The 52 Places Traveler: The Trickiness of Being a Woman in Tangier

Instead of going into the hotel, I threw off caution and followed Mina uphill through the brick streets of the medina with my backpack and roller suitcase to an open-wall, street-side food stand named Ray Charley — essentially six stools and a counter with a little kitchen and two cooks, both named Sayed. It was a beautiful night of cultural immersion that ultimately turned a tad worrying when Mina walked me back to my hotel, sat down in reception and refused to leave.

She was confused, the manager said, because she thought I was staying with her. He reassured her that he had a room for me. “Mi amiga, mi amiga, él es un hombre bueno,” she said, kissing my cheeks goodbye. “Remember, nothing can happen to you here, you are a friend of mine.”

I had wanted to see Mina again, to take her up on her offer of tea and couscous, but she didn’t have a telephone and couldn’t tell me her address. But I have thought about her often. Was my gut wrong? All I know is that travel has made me believe that most people around the world are fundamentally good. And it’s exhausting to always have your guard up, expecting the worst.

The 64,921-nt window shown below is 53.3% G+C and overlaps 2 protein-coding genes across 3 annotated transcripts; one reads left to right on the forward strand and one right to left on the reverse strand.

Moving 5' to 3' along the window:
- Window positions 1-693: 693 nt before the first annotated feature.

Sisterhood Across Borders

Two friends, Linda and Melanie, had come to join me in Tangier. They represented strength in numbers. We were all eager to explore the city, and none of us wanted to do it as a woman traveling alone.

Female tourists, locals assured us, are fine without headscarves and with their knees showing (I was the only one in our group who did the latter), but you will get stares. We decided against tea at the famed Café Tingis in the medina because there was not a woman among the 50 or so crowded inside and out. Every time we took a walk, we’d get catcalled. Mostly that meant a lot of “holas,” but we were also followed for blocks, and Melanie said that multiple men hissed in her face.

A trip to the popular Caves of Hercules and Plage Achakar beach about 30 minutes away brought further cultural nuances. Nearly every woman waded into the ocean in whatever long dress she’d worn there, while shirtless men in swim trunks played soccer and body surfed. The women seemed happy, wet fabric and all. And the few who wore swimsuits moved about freely, without extra attention.

Every morning we had breakfast on Dar Yasmine’s rooftop terrace overlooking the harbor and at the exact height of the green and white marble tower of the city’s Grand Mosque right across the street, an example of the wealth of ornate, colorful architecture around the city. We felt lucky to be there during Throne Day, a national holiday celebrating the anniversary of the accession of the current King Mohammed VI, and to see fireworks light up the entire medina.